Effect of Bayesian-penalized likelihood reconstruction on [13N]-NH3 rest perfusion quantification

Journal of Nuclear Cardiology, Jul 2016

Abstact Objectives Myocardial blood flow (MBF) imaging is used in patients with suspected cardiac sarcoidosis, and also in stress/rest studies. The accuracy of MBF is dependent on imaging parameters such as new reconstruction methodologies. In this work, we aim to assess the impact of a novel PET reconstruction algorithm (Bayesian-penalized likelihood—BPL) on the values determined from the calculation of [13N]-NH3 MBF values. Methods Data from 21 patients undergoing rest MBF evaluation [13N]-NH3 as part of sarcoidosis imaging were retrospectively analyzed. Each scan was reconstructed with a range of BPL coefficients (1-500), and standard clinical FBP and OSEM reconstructions. MBF values were calculated via an automated software routine for all datasets. Results Reconstruction of [13N]-NH3 dynamic data using the BPL, OSEM, or FBP reconstruction showed no quantitative differences for the calculation of territorial or global MBF (P = .97). Image noise was lower using OSEM or BPL reconstructions than FBP and noise from BPL reached levels seen in OSEM images between B = 300 and B = 400. Intrasubject differences between all reconstructions over all patients in respect of all cardiac territories showed a maximum coefficient of variation of 9.74%. Conclusion Quantitation of MBF via kinetic modeling of cardiac rest MBF by [13N]-NH3 is minimally affected by the use of a BPL reconstruction technique, with BPL images presenting with less noise.

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Effect of Bayesian-penalized likelihood reconstruction on [13N]-NH3 rest perfusion quantification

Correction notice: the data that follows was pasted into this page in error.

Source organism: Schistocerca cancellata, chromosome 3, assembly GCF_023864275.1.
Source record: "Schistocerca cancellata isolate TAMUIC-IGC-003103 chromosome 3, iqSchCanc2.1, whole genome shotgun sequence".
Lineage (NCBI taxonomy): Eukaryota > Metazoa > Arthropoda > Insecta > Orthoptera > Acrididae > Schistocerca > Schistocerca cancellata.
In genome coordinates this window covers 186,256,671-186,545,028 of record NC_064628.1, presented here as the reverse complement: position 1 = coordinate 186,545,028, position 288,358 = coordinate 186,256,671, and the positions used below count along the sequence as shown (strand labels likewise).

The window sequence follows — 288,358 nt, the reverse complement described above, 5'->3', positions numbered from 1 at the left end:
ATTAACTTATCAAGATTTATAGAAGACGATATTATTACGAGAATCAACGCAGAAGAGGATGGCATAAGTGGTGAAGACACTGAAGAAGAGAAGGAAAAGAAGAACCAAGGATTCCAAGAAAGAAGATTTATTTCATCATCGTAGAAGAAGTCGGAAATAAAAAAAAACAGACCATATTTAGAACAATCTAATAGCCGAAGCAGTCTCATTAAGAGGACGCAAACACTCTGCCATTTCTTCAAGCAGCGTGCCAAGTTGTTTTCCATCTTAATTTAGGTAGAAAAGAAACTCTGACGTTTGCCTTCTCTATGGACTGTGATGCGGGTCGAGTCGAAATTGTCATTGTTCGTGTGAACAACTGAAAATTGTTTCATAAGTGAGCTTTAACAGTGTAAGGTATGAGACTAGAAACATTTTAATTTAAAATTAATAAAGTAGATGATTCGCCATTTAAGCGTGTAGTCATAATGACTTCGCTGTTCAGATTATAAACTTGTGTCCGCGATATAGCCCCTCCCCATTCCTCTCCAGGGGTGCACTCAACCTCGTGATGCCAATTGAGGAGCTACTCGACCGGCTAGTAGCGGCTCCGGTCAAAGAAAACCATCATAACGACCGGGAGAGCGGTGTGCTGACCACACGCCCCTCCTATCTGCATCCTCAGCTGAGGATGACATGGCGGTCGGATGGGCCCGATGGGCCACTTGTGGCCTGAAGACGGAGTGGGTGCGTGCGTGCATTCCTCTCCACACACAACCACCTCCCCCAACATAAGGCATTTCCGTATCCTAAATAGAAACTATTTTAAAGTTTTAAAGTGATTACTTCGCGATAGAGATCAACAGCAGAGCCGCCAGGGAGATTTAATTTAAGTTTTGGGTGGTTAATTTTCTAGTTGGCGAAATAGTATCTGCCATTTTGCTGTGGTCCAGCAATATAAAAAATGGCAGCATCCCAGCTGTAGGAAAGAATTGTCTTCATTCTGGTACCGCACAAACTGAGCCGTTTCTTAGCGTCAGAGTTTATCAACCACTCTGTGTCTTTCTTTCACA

Received Mar Effect of Bayesian-penalized likelihood reconstruction on [13N]-NH3 rest perfusion quantification Jim O' Doherty 0 Daniel R. McGowan 0 Carla Abreu 0 Sally Barrington 0 0 Reprint requests: Jim O' Doherty, PET Imaging Centre, Division of Imaging Sciences and Biomedical Engineering, King's College London, King's Health Partners, St. Thomas' Hospital , 1st Floor, Lambeth Wing, London SE1 7EH , United Kingdom 1 Department of Oncology, University of Oxford , Oxford , United Kingdom 2 Radiation Physics and Protection, Churchill Hospital, Oxford University Hospitals NHS Foundation Trust , Oxford , United Kingdom 3 PET Imaging Centre, Division of Imaging Sciences and Biomedical Engineering, King's College London, King's Health Partners, St. Thomas' Hospital , London , United Kingdom Objectives. Myocardial blood flow (MBF) imaging is used in patients with suspected cardiac sarcoidosis, and also in stress/rest studies. The accuracy of MBF is dependent on imaging parameters such as new reconstruction methodologies. In this work, we aim to assess the impact of a novel PET reconstruction algorithm (Bayesian-penalized likelihood-BPL) on the values determined from the calculation of [13N]-NH3 MBF values. Methods. Data from 21 patients undergoing rest MBF evaluation [13N]-NH3 as part of sarcoidosis imaging were retrospectively analyzed. Each scan was reconstructed with a range of BPL coefficients (1-500), and standard clinical FBP and OSEM reconstructions. MBF values were calculated via an automated software routine for all datasets. Results. Reconstruction of [13N]-NH3 dynamic data using the BPL, OSEM, or FBP reconstruction showed no quantitative differences for the calculation of territorial or global MBF (P 5 .97). Image noise was lower using OSEM or BPL reconstructions than FBP and noise from BPL reached levels seen in OSEM images between B 5 300 and B 5 400. Intrasubject differences between all reconstructions over all patients in respect of all cardiac territories showed a maximum coefficient of variation of 9.74%. Conclusion. Quantitation of MBF via kinetic modeling of cardiac rest MBF by [13N]-NH3 is minimally affected by the use of a BPL reconstruction technique, with BPL images presenting with less noise. (J Nucl Cardiol 2017;24:282-90.) - Abbreviations OSEM FBP BPL Ordered subsets expectation maximization Filtered back projection Bayesian-penalized likelihood See related editorial, pp. 291–293 Myocardial blood flow Image-derived input function Coronary flow reserve 1071-3581/$34.00 Copyright 2016 The Author(s). This article is an open access publication INTRODUCTION Quantitative myocardial blood flow (MBF) imaging with PET is utilized in many centers around the world in a clinical setting for investigation of the human coronary circulation.1-3 The technique allows for the quantitative assessment of the distribution of flow for delineation of the extent and severity of coronary artery diseases, microvascular function, as well as other conditions such as cardiac sarcoidosis. Radiological imaging detects cardiac involvement in almost 40% of patients with sarcoidosis and is more sensitive than ECG, Holter monitoring, and echocardiography,4 with a high sensitivity and specificity reported for [18F]-FDG PET of 89% and 78%, respectively.5 Quantification of MBF has been routinely used as an aid in suspected cardiac sarcoidosis in order to rule out coronary artery disease or to identify resting perfusion defects suggestive of inflammationinduced tissue damage.6 Studies have also shown that there is a characteristic uptake pattern in the myocardium of patients with active cardiac sarcoidosis.7 ‘‘Eyes-tothighs’’ FDG PET-CT scanning is further used to detect any noncardiac granulomatous involvement (such as pulmonary), with atlases recently published showing the imaging features and patterns,8 and comprehensive imaging protocols have also recently been published.6 New commercial PET reconstruction algorithms are continuously being developed and investigatied, with their operation potentially affecting the final voxel values presented in PET images. Many new commercial methods include data corrections such as point-spread function modeling of the entire PET field of view aimed at improving spatial resolution during image reconstruction.9,10 One such example of this, and of interest to this work, is a new Bayesian-penalized likelihood (BPL) reconstruction algorithm developed by GE Healthcare (commercially named Q.Clear ). The technique involves point-spread-function modeling with noise modeling controlled through the use of a penalty term that penalizes image intensity differences between neighboring pixels. The penalty function is controlled by a unitless ‘beta value’ (henceforth called ‘‘B’’ in this work) which adjusts the strength of the regularizing term in the objective function of the reconstruction,11 and is the only input to the reconstruction algorithm rather than traditional iterations, subsets, and post-reconstruction smoothing filters of iterative OSEM algorithms. The algorithm is allowed to run to effective convergence, allowing for an improved quantitative accuracy of imaging rather than suspending the algorithm after a certain number of iterations to control the image noise. Previous work has shown how BPL reconstruction algorithms provide improved signal-to-noise (SNRs) and signal-to-background ratios (SBRs) in the imaging of colorectal liver metastases,12 lung nodules,13 and mediastinal lymph nodes.14 Results of these studies showed significant increases in the average maximum standardized uptake value (SUVmax) after BPL processing. Earlier work has focused on oncology [18F]-FDG PET and found a B value of 400 to be optimum.15 Image reconstruction has been shown to have an effect on resulting activity concentration in cardiac studies,16 and previous work has shown differences in [13N]-NH3 MBF of up to 11% between FBP and OSEM reconstructions.17 MBF has also been investigated in relation to technological changes such as 2D and 3D PET,18 and on different software packages for [13N]-NH3 MBF calculations,19 although to the best of our knowledge, no studies have yet investigated the use of new PSF reconstruction methods in dynamic [13N]-NH3 cardiac studies, or investigated the effects of different B values for these studies. The aim of this study was therefore to evaluate the quantitative effect on calculated MBF values of employing the BPL algorithm with different penalization factors on [13N]-NH3 images with a range of B values, compared to our imaging standard of FBP reconstruction. METHODS Patients and Scanning Clinical scans from 21 patients (8 female, 13 male, mean age 50.4 ± 12.5 years) imaged for suspected cardiac sarcoidosis comprising dynamic [13N]-NH3 scans were retrospectively analyzed. No selection criteria were applied to the patients. Only members of the clinical team, in compliance with the UK Data Protection Act, reviewed patient data, and consequently, specific Research Ethics Approval was not required. Patients were asked to fast for 12 hours as MBF imaging was combined with an [18F]-FDG viability imaging study, which required minimization of myocardial glucose uptake. All data were acquired on a GE Discovery 710 PET-CT scanner (GE Healthcare, Waukesha, USA) at Site 1 (St Thomas’ Hospital, London, UK). BPL reconstruction via Q.Clear was not available at Site 1, and thus, RAW PET sinograms and PET calibration files were sent to Site 2 (Oxford University Hospitals, Oxford, UK) for reconstruction as outlined below. [13N]-NH3 Imaging A cine-CT was acquired (100 kVp, 10 mA, 0.5-second rotation, 5.5-seconds cine duration, and 40-mm collimation) for attenuation correction, and was reconstructed to 2.5-mm contiguous slices (704 images). ECG gating was not used for PET or CT imaging. Following the cine CT, patients were injected with an average activity concentration of 527 ± 24 MBq of [13N]-NH3, and 3D PET was acquired in listmode. Attenuation correction of [13N]-NH3 PET images was performed using an average of the acquired cine CT, a wellpublished method to correct for potential respiratory registration artifacts in [13N]-NH3 cardiac imaging by matching CT and PET temporal resolutions.20 Due to enzymatic conversion of ammonia to glutamate, the final 20 minutes’ duration of the 26 minutes acquisition was used to reconstruct a single static frame of 47 slices (not part of this analysis), which was then used to determine the registration vector between the PET and the average cine CT using ACQC (Attenuation Correction Quality Control) software present on the PET-CT scanner. CT and PET images were manually aligned to provide the best visual registration and the resulting shift vector was then applied to the reconstruction of the dynamic data. An experienced clinician reviewed the images of each registration as part of a standard clinical protocol. List-mode PET data were re-binned to 12 9 10 seconds, 6 9 20 seconds, 2 9 1 minutes and 1 9 20 minutes. Only the first 6 minutes’ duration of data was used for MBF calculation. For clinical reporting of MBF, images were reconstructed at Site 1 using a filtered back-projection (FBP) algorithm with a 6.4-mm post-smoothing filter (enhanced Hanning). We also reconstructed a time-of-flight OSEM dataset (2 iterations, 24 subsets, 6.4-mm Gaussian filter) for comparison. RAW PET sinograms and average cine CT datasets were transferred to Site 2, who then reconstructed the sinograms with the same FBP and OSEM reconstruction parameters for quality assurance (to ensure that MBF values were equivalent from both sites), as well as performing BPL reconstructions with values of B = 1, 50, 100, 200, 300, 400, and 500 (guided by earlier work on [18F]-FDG imaging). Site 2 employed the normalization, and dose calibrator files from Site 1 that were required for image reconstruction. Reconstructed images were then sent to Site 1 for final MBF analysis. Image and Data Analysis Myocardial blood flow (MBF) values were calculated from the reconstructed dynamic [13N]-NH3 data using SiemensMBF software (Siemens Medical Solutions, Erlangen, Germany) on a Syngo workstation. The software employs a 2tissue compartment [13N]-NH3 kinetic model with four parameters (1 vascular volume and 3 transport coefficients) describing extraction and retention of [13N]-ammonia in myocardial tissue.21 After loading data into the software, the program automatically performed segmentations of myocardial walls and also placed a VOI in the left ventricle for determination of an image-derived input function (IDIF). No manual adjustments were made to the automatically segmented volumes. Values of MBF (mL minute-1 g-1) were assigned to the standardized American Heart Association (AHA) 17segment model, and vascular territories were defined based on the standard division of the polar map.22 RESULTS Figure 1 shows the same single short axis, vertical long axis and horizontal long axis slice from the summed 20-minute images from FBP, and also from the increasing B value from BPL reconstructions. Increased levels of smoothing can be seen with the increasing B value. Figure 2 demonstrates example results of the automated segmentation procedure on each reconstruction, showing successful segmentation over the entire range of B values independent of the levels of smoothing resulting from the reconstruction. Examples of the image IDIFs required to drive the kinetic model used in quantification software are shown in Figure 3, where the effects of the reconstruction algorithms on image noise (assessed by ±1 standard deviation of the mean of the region of interest) can clearly be observed. Noise was seen to decrease with the increasing B value, as shown by example in Figure 4, where the standard deviation of a single IDIF has been averaged (using the 12 9 10 seconds frames only) for a single patient. When repeated for all patients, OSEM levels of noise in IDIF and myocardial uptake curves were observed between B = 300 and B = 400. We used FBP reconstruction as a gold standard, as is common in dynamic cardiac PET imaging utilizing kinetic modeling, due to low system bias, reliable quantitative capabilities and ability to cater for rapid time varying changes in activity concentration.16 Using this methodology, calculation of the area under the curve (AUC—a critical parameter for performing PET compartmental kinetic modeling23) of the input function for all reconstructions (FBP, OSEM, B = 1, 50, 100, 200, 300, 400, 500) showed a maximum difference over all patients of 12.2% lower with B = 50. The cumulative AUC is shown in Figure 5. A minimum difference over all patients of 6.1% lower than FBP with B = 400 in the case shown was determined. Although FBP showed a consistently higher AUC, maximum and minimum differences in AUC between FBP and BPL algorithms did not correspond with any specific B value. On performing FBP and OSEM reconstructions at Site 1 and independently for the same reconstructions at Site 2, automated analysis resulted in identical MBF values. This was an important step showing that RAW PET data was transferrable, and reconstruction at Site 2 was equivalent in terms of scanner normalization files and corrections, and therefore, the only changes affecting the reconstruction was the implementation of the BPL algorithm. MBF values for each vascular cardiac territory, left anterior descending (LAD), left circumflex (LCX), and right coronary artery (RCX) as well as a global MBF values were automatically computed by the kinetic modeling software. Overall, MBF from each patient using all reconstructions were closely correlated, with a range of coefficient of variation (CoV) from 1.95% (min) - 9.74% (max) over all vascular territories and also globally. A box-plot of all MBF values is shown in Figure 6. One-way ANOVA results comparing a single parameter (image reconstruction) in each vascular territory (LAD, LCX, and RCX) showed P [ .95 for MBF values in all vascular territories, as well as in the global MBF, indicating that MBF values from all reconstructions for each patient were statistically equivalent. There were also no clearly defined bias trends resulting from any of the reconstructions. We reconstructed and analyzed all images at a 128 matrix as part of the standard clinical protocol, which enabled a high speed of reconstructing 21 dynamic and many static datasets for each patient. However, we reconstructed all data for five of the dynamic [13N]NH3 studies (selected at random) using 256 matrix size in order to investigate any effect on MBF, which produced a maximum difference in global MBF of 3.9% over all 5 patients (2.4% in LAD, 2.8% in LCX, and 3.1% in RCX over all five datasets, respectively). Thus, the matrix size of 128 has only a minor effect of the resulting MBF values. None of the five patient datasets showed any large change in MBF values on the higher matrix size, either for vascular territory or globally. DISCUSSION We have provided to the best of the authors’ knowledge, the first comparisons of a new fully converged BPL reconstruction algorithm on [13N]-NH3 cardiac MBF values, showing that MBF quantification of the PET data is not significantly affected over the range of penalization factors of B = 1 to B = 500 in BPL reconstruction. Images such as those shown in Figure 1 show increased smoothing at higher B values. As noted in previous work, due to the higher regularization penalty factor, images will appear smoother at the expense of causing blurring of the reconstructed images.15 However, as shown in Figure 2, the automatic segmentation routine was still able to reproducibly segment the myocardium from the images throughout the range of examined B values. The effects of the increased image noise of the IDIF as assessed by ±1 standard deviation of the values within the VOI shown in Figure 3 shows that although the mean IDIF is consistent over the range of B values, the standard deviation on each point decreases with the increasing B value. Similar noise relationships with the increasing B values were obtained for the myocardial uptake curves (not shown). In our experience of using a commercially produced MBF quantitation program, the software reports an error value, although it is the error related to the fitting of MBF parameters resulting from the kinetic modeling process (K1), and is not inclusive of the noise in the IDIF or myocardial uptake curve. As shown in Figures 3 and 4, the effects of reconstruction can cause a large amount of noise in the resulting VOIs, and therefore should be accounted for by any analysis software. However, as shown by Figures 5 and 6, accounting for only the average activity concentration and no associated noise in the VOI, both the area under the IDIF and the resulting global and territorial MBF values do not experience significant changes with the increasing B value. For the patient with a maximum AUC difference of 12.2% compared to standard FBP reconstruction, this difference led to a difference of 6.3% in estimation of MBF in the LCX territory (0.63 and 0.59 mL minute-1 g-1 for FBP and B = 400, respectively). Our cohort of potential sarcoidosis patients did not represent an optimal cohort to assess the BPL reconstructions in [18F]-FDG viability imaging due to the intentional suppression of physiological [18F]-FDG uptake in the heart in order to minimize false-positive results. In this state, free fatty acids account for up to 90% of oxygen consumption of normal myocytes,7 and this technique in patients without cardiac sarcoid involvement produces images primarily of the blood pool, with poor myocardial uptake of FDG, except in cases where sarcoidosis was present, or in patients with suboptimal preparation. However, as cardiac [18F]-FDG imaging is only performed normally for sarcoidosis purposes at our center, patients undergoing viability imaging with [18F]-FDG for other purposes (such as coronary artery disease) could be used to investigate if and how the BPL reconstruction affects the uptake pattern of the [18F]-FDG. As is customary in clinical cardiac studies, caution should be taken that PET data is attenuation corrected and respiratory corrected as appropriate, as inaccurate attenuation correction has been known to affect quantitation of cardiac PET studies.20,24 This study focused on clinically acquired data attenuation corrected with an average of a free-breathing cine CT acquisition as recommended in ASNC guidelines,25 however, there are many other strategies for providing AC and also respiratory gating26 with comparisons of methods being carried out.20,27 In our work, all data originated from the same raw sinograms, and thus, any motion affecting imaging would affect all reconstructions in the same manner, and hence it is the relative difference in MBF that was of interest. However, the use of a standardized dynamic test methodology to examine differences in reconstruction while remove the confounding effects of motion artifacts, and allowing a focus purely on the kinetic analysis would be a welcome addition to accurately clarify a comparison of reconstructions. Investigations with the use of a simplistic nonmoving cardiac perfusion phantom have recently been performed in MR imaging, and would provide a useful standard by which to compare reconstructions and benchmark kinetic modeling software analysis routines free from the considerations of motion artifacts.28 A further potential source of error is the scanner being affected by the high count rate due to all of the [13N]NH3 activity being in the field of view at the same time. This would potentially increase the dead time of some of the PET detectors during the initial frames of imaging, affecting the input function used to drive the kinetic model.29 Although this was not explicitly accounted for in this work, dead time would have affected all of the reconstructions in the same manner, and therefore was disregarded for this analysis. Our study represents preliminary data investigating this novel reconstruction algorithm, and should be further explored with a larger dataset. However, multiinstitutional comparison of PET MBF studies remain limited by differences in tracers, kinetic models, technical methodology, image analysis software, and pharmacological vasodilating agents.1,3 For example, the reported PET stress MBFs in normal individuals vary from 1.86 ± 0.27 to 5.05 ± 0.90 mL g-1 minute-1, with a 27% weighted average coefficient of variation for single measurements.30 Some standardization of MBF quantification has recently been performed by way of comparing image analysis software with [82Rb]-Cl31 or [13N]-NH3 data19 acquired at a single site. These studies show good correlation between the MBF values resulting from different analysis packages. Options for improving methodological standardization such as image reconstruction deserve careful study and may prove an important factor of the overall ultimate clinical utility of absolute MBF measurements. Also of potential interest in the future may be the use of 4D parametric image reconstruction, allowing for the reconstruction of parametric images from cardiac studies directly from sinograms,32,33 which potentially allow motion compensation along with a better estimation of the kinetic parameters than the traditional indirect approach of using frame-by-frame reconstruction and curve fitting to regional time-activity curves. LIMITATIONS Our study has some limitations, with the foremost being that we analyzed the results of only 21 patients without stress MBF (and thus CFR) in this small study. However, as the image data originate from the same raw sinogram data, the effect of intra-subject biological variation was removed. Over these 21 patients, we showed a minor influence of BPL reconstruction in the automated quantification of MBF. Furthermore, rest perfusion imaging for sarcoid diagnosis is a niche application of MBF quantification, and efforts should be extended to investigate the effects of the BPL reconstruction with stress-rest studies, and any potential effect on the variation of the myocardial flow reserve (MFR) ratio. Although we expect the low coefficient of variation between reconstructions to be independent of flow rate, we currently lack the data to validate this claim. Furthermore, resulting image quality was not assessed in this work, and such an assessment of the blurring of high B value images using the BPL algorithm may be useful for identification of perfusion defects. A subjective imaging score by a trained physician could be used to visually compare the static [13N]-NH3 reconstructions in terms of their image quality rather than solely quantification of MBF. We have shown that for MBF calculations in our dataset, OSEM and FBP datasets are equivalent and produce comparable values, as has been shown by previous cardiac studies using low count density data in [15O]-H2O and [18F]-FDG studies,34,35 and at-rest MBF values (\3.4 mL g-1 minute-1) from [13N]-NH3 studies.17 However, for our datasets, we now extend this equivalency to include PSF modeling via the BPL reconstruction algorithms investigated in this work as these algorithms begin to gain more clinical availability and prevalence. CLINICAL RELEVANCE New PET reconstruction algorithms such as the BPL technique which allow for effective convergence of image accuracy while also suppressing noise through the use of a penalization factor are becoming more commonplace in clinical PET imaging. However, the use of these reconstruction techniques have not yet been assessed in the quantification of MBF. There is a requirement to demonstrate that quantification of MBF is at least as good using BPL reconstruction as the current gold standard, which due to linearity reasons at highly changing activity concentrations in our case is an FBP reconstruction. NEW KNOWLEDGE GAINED Our study of MBF in 21 patients undergoing dynamic rest [13N]-NH3 imaging showed that using a PET reconstruction algorithm that runs to effective convergence with noise suppression, such as the BPL algorithm employed in this work, does not lead to significant differences in the quantification of rest MBF. We have also identified that the BPL algorithm with a B value of 300 gives the same level of noise in the image as a standard clinically used OSEM algorithm. CONCLUSION Our work from this study shows that the effects of employing a BPL reconstruction in [13N]-NH3 cardiac PET data do not have a significant affect on the quantification of the rest MBF over all cardiac territories. The coefficient of variation over the entire reconstructions was found to be a maximum of 9.74%, and the use of the BPL algorithm with the increasing B value produced images with less image noise. Noise equivalence to standard OSEM reconstruction was achieved with a B value of 300. Acknowledgments The authors are grateful to the radiography staff at St. Thomas’ Hospital PET Centre for the collection of cardiac image data. Disclosure JOD acknowledges financial support from the Department of Health through the NIHR Biomedical Research Centre award to Guy’s & St. Thomas’ NHS Foundation Trust in partnership with King’s College London and King’s College Hospital NHS Foundation Trust and The Centre of Excellence in Medical Engineering funded by the Wellcome Trust and EPSRC under Grant Number WT 088641/Z/09/Z. DM is funded by a National Institute for Health Research (NIHR)/ Health Education England (HEE) Healthcare Scientist Chief Scientific Officer Doctoral Award, and is supported by the CRUK Oxford Centre C5255/A18085. This paper presents independent research funded by the NIHR. The views expressed are those of the authors and not necessarily those of the NHS, the NIHR, HEE, or the Department of Health. Open Access This article is distributed under the terms of the Creative Commons Attribution 4.0 International License (http://creative commons.org/licenses/by/4.0/), which permits unrestricted use, distribution, and reproduction in any medium, provided you give appropriate credit to the original author(s) and the source, provide a link to the Creative Commons license, and indicate if changes were made. 1. Klocke FJ , Lee DC . Absolute myocardial blood flow emerging role in coronary pathophysiology and clinical disease . JACC Cardiovasc Imaging 2011 ; 4 : 999 - 1001 . 2. Machac J . 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Jim O’ Doherty, Daniel R. McGowan, Carla Abreu, Sally Barrington. Effect of Bayesian-penalized likelihood reconstruction on [13N]-NH3 rest perfusion quantification, Journal of Nuclear Cardiology, 2016, 282-290, DOI: 10.1007/s12350-016-0554-8